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[54] NOW when Pompey had pitched his camp at Jericho, (where the palm tree grows, and that balsam which is an ointment of all the most precious, which upon any incision made in the wood with a sharp stone, distills out thence like a juice,) 1 he marched in the morning to Jerusalem. Hereupon Aristobulus repented of what he was doing, and came to Pompey, had [promised to] give him money, and received him into Jerusalem, and desired that he would leave off the war, and do what he pleased peaceably. So Pompey, upon his entreaty, forgave him, and sent Gabinius, and soldiers with him, to receive the money and the city: yet was no part of this performed; but Gabinius came back, being both excluded out of the city, and receiving none of the money promised, because Aristobulus's soldiers would not permit the agreements to be executed. At this Pompey was very angry, and put Aristobulus into prison, and came himself to the city, which was strong on every side, excepting the north, which was not so well fortified, for there was a broad and deep ditch that encompassed the city 2 and included within it the temple, which was itself encompassed about with a very strong stone wall.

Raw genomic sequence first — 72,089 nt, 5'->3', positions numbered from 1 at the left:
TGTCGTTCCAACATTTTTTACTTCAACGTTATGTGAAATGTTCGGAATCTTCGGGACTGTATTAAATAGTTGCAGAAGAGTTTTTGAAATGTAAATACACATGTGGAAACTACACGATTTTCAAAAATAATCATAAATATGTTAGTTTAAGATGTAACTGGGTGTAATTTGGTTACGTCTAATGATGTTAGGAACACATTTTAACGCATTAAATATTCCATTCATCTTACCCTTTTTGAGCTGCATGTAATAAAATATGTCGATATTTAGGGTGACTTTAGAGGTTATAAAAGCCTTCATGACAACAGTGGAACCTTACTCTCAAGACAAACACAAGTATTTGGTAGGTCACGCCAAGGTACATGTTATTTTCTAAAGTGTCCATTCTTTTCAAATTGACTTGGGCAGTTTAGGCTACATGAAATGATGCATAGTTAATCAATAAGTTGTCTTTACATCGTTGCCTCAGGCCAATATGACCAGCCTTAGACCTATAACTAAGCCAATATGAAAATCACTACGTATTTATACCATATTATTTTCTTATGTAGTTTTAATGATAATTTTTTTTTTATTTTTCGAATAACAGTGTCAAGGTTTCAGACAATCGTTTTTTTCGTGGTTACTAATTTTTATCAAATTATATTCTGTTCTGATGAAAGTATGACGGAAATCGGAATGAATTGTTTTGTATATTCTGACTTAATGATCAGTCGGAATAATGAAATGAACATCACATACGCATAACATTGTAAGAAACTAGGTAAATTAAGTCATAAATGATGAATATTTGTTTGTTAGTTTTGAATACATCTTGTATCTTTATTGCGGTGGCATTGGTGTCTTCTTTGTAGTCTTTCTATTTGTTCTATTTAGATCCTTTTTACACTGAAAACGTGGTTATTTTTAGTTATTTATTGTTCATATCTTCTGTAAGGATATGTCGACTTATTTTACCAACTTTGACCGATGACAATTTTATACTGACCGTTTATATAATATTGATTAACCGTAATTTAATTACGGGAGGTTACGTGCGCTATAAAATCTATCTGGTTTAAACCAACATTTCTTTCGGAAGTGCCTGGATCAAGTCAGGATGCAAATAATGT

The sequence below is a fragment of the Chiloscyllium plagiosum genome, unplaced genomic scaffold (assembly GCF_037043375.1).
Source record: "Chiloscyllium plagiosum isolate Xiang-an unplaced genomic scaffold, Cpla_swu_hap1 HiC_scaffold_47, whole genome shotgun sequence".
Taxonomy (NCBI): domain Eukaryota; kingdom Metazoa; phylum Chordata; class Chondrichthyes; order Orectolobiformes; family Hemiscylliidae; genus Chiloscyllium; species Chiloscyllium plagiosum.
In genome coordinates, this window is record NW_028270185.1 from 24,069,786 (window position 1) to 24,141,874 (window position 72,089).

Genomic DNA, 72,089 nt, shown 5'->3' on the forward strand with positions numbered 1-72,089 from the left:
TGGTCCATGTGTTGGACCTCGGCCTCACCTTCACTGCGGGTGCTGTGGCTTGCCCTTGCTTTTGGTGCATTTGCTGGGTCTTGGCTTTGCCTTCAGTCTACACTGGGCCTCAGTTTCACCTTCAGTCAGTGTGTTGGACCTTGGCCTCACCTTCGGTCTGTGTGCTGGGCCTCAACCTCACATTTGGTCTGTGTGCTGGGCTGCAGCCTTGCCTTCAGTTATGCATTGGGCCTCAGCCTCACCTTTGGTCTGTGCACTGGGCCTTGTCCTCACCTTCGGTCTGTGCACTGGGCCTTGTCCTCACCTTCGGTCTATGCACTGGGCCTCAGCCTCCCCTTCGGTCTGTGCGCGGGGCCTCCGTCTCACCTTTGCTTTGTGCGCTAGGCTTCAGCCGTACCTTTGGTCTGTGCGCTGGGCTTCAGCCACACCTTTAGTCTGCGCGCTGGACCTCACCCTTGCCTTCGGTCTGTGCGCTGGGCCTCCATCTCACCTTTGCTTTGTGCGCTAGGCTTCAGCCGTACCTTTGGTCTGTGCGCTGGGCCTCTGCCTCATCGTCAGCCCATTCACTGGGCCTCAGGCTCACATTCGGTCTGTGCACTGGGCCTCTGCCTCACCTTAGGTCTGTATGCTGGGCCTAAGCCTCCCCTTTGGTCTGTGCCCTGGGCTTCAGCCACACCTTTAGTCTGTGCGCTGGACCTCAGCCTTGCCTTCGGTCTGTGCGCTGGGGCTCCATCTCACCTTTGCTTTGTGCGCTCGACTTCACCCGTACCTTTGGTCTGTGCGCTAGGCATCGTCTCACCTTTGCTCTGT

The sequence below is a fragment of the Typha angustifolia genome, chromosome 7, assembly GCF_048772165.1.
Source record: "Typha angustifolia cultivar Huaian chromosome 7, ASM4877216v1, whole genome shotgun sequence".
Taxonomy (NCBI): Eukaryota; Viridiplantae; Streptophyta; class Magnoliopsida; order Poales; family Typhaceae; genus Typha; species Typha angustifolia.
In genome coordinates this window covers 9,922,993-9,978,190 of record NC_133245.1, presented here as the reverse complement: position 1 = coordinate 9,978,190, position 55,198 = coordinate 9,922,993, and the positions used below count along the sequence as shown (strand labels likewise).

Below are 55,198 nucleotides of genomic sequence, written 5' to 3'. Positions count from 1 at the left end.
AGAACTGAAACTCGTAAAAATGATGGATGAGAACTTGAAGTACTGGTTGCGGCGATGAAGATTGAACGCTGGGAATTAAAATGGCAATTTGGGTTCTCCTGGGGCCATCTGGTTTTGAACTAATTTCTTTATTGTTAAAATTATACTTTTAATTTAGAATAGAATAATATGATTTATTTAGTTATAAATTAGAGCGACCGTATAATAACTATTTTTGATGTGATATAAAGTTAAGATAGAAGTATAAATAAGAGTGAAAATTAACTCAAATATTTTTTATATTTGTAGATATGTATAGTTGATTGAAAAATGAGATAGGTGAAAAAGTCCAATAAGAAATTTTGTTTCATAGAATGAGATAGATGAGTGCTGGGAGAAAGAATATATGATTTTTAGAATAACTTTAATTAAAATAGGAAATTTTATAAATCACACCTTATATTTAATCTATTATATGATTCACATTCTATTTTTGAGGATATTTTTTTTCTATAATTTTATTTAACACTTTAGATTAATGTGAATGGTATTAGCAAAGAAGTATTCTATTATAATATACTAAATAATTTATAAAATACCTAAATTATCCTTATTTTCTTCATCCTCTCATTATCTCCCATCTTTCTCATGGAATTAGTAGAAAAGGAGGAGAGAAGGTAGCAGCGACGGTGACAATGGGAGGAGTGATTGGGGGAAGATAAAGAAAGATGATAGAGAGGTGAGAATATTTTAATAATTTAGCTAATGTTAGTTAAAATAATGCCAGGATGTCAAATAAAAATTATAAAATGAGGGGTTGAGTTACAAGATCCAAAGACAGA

1 These express testimonies of Josephus here, and Antiq. B. VIII. ch. 6. sect. 6, and B. XV. ch. 4. sect. 2, that the only balsam gardens, and the best palm trees, were, at least in his days, near Jericho and Kugaddi, about the north part of the Dead Sea, (whereabout also Alexander the Great saw the balsam drop,) show the mistake of those that understand Eusebius and Jerom as if one of those gardens were at the south part of that sea, at Zoar or Segor, whereas they must either mean another Zoar or Segor, which was between Jericho and Kugaddi, agreeably to Josephus: which yet they do not appear to do, or else they directly contradict Josephus, and were therein greatly mistaken: I mean this, unless that balsam, and the best palm trees, grew much more southward in Judea in the days of Eusebius and Jerom than they did in the days of Josephus.

2 The particular depth and breadth of this ditch, whence the stones for the wall about the temple were probably taken, are omitted in our copies of Josephus, but set down by Strabo, B. XVI. p. 763; from whom we learn that this ditch was sixty feet deep, and two hundred and fifty feet broad. However, its depth is, in the next section, said by Josephus to be immense, which exactly agrees to Strabo's description, and which numbers in Strabo are a strong confirmation of the truth of Josephus's description also.

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